While real progress has been made to reduce the number of strokes among older adults 75 and older, a worrying trend is emerging among younger adults in the United States.
Among adults 49 and younger, stroke has increased by 40% in the past two decades, according to published reports. This trend of stroke affecting more people in the prime of life has far-reaching implications for families and our communities. Approximately 10 percent of all strokes occur in adults between the ages of 18 and 50.
Strokes occur when blood flow to the brain is disrupted – due to a blood clot or a ruptured blood vessel. Ischemic strokes make up about 85 percent of strokes, which occur when blood flow to the brain is blocked. The remaining 15 percent are hemorrhagic strokes that occur as a result of a leaking or bursting of a blood vessel in the brain. Each year, about 795,000 people in the United States have a stroke, making it the leading cause of disability in adults and the fifth leading cause of death.
Historically, stroke among younger adults has been rare and linked to conditions such as cancer, pregnancy, blood disease, heart disease, vasculitis, oral contraceptive use, illegal drug use, and thrombosis, a condition in which the blood clots easily . .
But researchers comparing data over time found that the risk factors for the younger group (18-34) were in line with the traditional risk factors for the older group: smoking, obesity, diabetes, high blood pressure and high cholesterol. The smaller group also has an additional risk factor of frequent use of marijuana and some illegal drugs, such as methamphetamine, amphetamines, ecstasy and cocaine, all of which have been linked to hemorrhagic strokes.
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We are seeing an increase in methamphetamine-related brain hemorrhage in our community, and Oregon now ranks second among the states for the highest rate of methamphetamine-related deaths.
Heavy marijuana users 18 to 44, who also smoke tobacco, are more likely to have a stroke. (Heavy use is defined as inhaling 10 or more times a day.) Ongoing research is studying the way marijuana is used, such as by smoking, food, or oils, which increase the risk of stroke the most.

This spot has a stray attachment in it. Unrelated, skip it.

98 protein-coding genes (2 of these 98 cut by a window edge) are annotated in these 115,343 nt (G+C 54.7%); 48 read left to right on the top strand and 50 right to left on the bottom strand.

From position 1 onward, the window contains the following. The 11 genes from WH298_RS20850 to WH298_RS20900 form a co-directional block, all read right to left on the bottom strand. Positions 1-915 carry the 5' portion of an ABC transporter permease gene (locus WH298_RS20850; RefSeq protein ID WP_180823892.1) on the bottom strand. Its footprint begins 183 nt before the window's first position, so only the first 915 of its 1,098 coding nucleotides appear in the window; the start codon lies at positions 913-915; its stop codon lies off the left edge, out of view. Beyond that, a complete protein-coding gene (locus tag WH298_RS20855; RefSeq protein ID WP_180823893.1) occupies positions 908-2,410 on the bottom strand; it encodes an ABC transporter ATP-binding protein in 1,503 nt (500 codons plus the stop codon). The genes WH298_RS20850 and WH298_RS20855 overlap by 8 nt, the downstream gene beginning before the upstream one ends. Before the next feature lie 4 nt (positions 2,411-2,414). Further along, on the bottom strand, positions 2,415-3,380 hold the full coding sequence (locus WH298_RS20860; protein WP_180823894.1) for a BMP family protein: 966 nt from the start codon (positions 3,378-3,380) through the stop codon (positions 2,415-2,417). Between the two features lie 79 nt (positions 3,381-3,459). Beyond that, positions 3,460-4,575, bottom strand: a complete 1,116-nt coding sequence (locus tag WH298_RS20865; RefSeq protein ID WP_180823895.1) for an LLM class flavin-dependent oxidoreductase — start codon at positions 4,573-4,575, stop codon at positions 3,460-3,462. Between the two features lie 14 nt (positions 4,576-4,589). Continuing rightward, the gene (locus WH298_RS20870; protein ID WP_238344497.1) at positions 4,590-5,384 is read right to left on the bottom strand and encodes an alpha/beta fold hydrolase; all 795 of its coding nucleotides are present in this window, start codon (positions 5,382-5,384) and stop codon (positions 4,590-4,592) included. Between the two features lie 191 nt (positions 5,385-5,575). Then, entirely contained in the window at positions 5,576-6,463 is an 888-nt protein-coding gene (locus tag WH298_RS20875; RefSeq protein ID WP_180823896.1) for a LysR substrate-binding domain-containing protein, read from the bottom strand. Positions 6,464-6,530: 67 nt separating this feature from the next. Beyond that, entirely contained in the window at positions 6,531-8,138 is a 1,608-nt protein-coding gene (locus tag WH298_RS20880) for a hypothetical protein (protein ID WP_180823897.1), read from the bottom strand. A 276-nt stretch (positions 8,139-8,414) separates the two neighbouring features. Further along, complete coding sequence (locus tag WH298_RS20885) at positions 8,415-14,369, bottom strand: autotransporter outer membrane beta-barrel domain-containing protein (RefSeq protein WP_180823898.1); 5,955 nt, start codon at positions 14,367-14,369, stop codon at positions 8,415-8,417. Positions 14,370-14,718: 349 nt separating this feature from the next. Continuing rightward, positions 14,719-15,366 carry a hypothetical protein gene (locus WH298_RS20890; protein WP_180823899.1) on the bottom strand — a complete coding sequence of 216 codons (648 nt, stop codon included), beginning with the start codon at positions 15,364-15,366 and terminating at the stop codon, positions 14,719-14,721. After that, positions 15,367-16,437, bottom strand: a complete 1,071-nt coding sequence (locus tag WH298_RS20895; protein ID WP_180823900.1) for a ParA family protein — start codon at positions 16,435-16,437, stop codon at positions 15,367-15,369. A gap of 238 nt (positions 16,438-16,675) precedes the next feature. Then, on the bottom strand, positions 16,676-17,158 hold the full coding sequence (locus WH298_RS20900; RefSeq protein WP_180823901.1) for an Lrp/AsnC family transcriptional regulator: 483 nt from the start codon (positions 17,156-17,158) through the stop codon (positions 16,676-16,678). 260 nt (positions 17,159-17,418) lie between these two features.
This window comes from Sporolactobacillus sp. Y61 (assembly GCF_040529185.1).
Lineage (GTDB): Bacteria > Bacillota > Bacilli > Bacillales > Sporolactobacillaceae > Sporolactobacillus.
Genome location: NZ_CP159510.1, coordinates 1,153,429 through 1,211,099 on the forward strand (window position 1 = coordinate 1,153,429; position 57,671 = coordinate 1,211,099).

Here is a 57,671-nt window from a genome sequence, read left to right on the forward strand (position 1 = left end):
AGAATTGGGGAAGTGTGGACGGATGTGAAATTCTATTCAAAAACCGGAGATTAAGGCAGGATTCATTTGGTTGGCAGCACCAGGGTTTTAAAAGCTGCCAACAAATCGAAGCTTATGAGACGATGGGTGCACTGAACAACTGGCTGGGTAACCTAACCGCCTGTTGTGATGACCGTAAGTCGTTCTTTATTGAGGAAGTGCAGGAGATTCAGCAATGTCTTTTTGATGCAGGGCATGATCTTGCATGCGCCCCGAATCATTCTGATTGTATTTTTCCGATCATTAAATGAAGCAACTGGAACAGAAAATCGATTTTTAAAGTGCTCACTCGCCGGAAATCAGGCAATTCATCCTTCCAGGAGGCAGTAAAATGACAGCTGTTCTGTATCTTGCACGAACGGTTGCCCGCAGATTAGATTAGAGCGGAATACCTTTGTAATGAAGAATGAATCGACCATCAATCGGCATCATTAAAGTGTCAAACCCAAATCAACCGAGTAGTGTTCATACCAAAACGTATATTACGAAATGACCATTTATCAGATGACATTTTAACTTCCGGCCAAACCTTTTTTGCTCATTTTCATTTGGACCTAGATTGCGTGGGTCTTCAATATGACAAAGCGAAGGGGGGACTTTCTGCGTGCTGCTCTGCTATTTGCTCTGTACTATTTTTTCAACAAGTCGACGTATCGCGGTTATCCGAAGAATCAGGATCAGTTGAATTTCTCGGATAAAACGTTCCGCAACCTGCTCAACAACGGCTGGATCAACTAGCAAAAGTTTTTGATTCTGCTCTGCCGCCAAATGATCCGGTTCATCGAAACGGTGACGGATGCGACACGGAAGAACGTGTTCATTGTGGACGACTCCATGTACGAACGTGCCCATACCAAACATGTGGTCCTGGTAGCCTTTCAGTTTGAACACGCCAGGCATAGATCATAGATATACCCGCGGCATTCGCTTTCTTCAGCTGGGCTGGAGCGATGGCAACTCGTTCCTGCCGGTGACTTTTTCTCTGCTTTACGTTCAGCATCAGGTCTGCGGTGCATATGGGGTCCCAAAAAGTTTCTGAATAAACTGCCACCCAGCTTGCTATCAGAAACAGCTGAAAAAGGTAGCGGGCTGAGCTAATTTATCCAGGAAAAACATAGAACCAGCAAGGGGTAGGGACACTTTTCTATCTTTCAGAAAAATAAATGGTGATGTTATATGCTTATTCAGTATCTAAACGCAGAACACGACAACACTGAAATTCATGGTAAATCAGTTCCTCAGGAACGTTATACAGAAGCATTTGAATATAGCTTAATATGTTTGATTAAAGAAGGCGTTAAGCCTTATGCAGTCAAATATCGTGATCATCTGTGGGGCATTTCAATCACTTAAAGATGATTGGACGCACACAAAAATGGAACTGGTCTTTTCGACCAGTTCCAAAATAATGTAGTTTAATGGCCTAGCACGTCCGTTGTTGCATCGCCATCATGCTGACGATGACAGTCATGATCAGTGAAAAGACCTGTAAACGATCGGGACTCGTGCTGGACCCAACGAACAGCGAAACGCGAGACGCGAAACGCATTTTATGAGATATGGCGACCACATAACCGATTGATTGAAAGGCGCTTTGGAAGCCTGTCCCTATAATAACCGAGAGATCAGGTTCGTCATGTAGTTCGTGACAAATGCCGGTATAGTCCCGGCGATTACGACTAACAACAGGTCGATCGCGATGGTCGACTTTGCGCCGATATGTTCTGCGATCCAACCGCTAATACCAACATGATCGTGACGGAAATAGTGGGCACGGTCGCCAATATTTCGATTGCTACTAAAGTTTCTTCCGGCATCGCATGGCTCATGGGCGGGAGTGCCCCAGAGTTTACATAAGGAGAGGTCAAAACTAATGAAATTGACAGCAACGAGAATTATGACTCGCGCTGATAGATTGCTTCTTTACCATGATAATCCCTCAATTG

Stroke in young adults is particularly devastating because many of them are the primary dependents and parents of young children. About 20 percent to 30 percent of these young stroke survivors will experience moderate to severe functional impairment for the rest of their lives. Only half of young people with stroke return to work. On average, it takes eight months for patients to return to work. In addition to difficulty moving and communicating, many stroke patients suffer from long-term pain syndromes, epilepsy, cognitive impairment, depression, fatigue, and impotence.
Fortunately, 80% of strokes can be prevented through lifestyle modification. To reduce your risk of stroke:
Maintain physical activity and maintain a healthy weight
Eat healthy and reduce your intake of salt, refined sugars and saturated fats
Get help to stop using drugs. If you are not using drugs, do not start. Connect with friends and local resources for help quitting smoking
Cut down on alcohol and cannabis
Know your numbers:
Normal blood pressure less than 120/80 (systolic/diastolic)
Normal cholesterol is less than 200 (LDL cholesterol is less than 100)
Target HBA1C for diabetics less than 7 percent (test for hemoglobin-bound blood sugar)
Our comprehensive Stroke Center team at PeaceHealth Sacred Heart Medical Center in RiverBend and many other community partners are working hard to try to reduce stroke through prevention, public awareness, and rapid emergency response. It is essential that everyone knows how to recognize the symptoms of a stroke because people who have a stroke often lack awareness of their symptoms. Family members, friends, or bystanders should call 911. To identify stroke symptoms, use the simple acronym BE FAST. Look for sudden changes in balance, eyesight, face, arms, and speech. The last “T” is for time – a reminder to quickly call 911. Stroke is an emergency!
Dr. Eileen Scalabrin has worked as a Hospital Neurologist at PeaceHealth Sacred Heart Medical Center in RiverBend since 2010 and is the medical director of the Comprehensive Stroke Center at RiverBend. PeaceHealth, headquartered in Vancouver, Washington, is a not-for-profit Catholic health system providing care to communities in Oregon, Washington, and Alaska. For more ways to keep yourself healthy: peacehealth.org/healthy-you .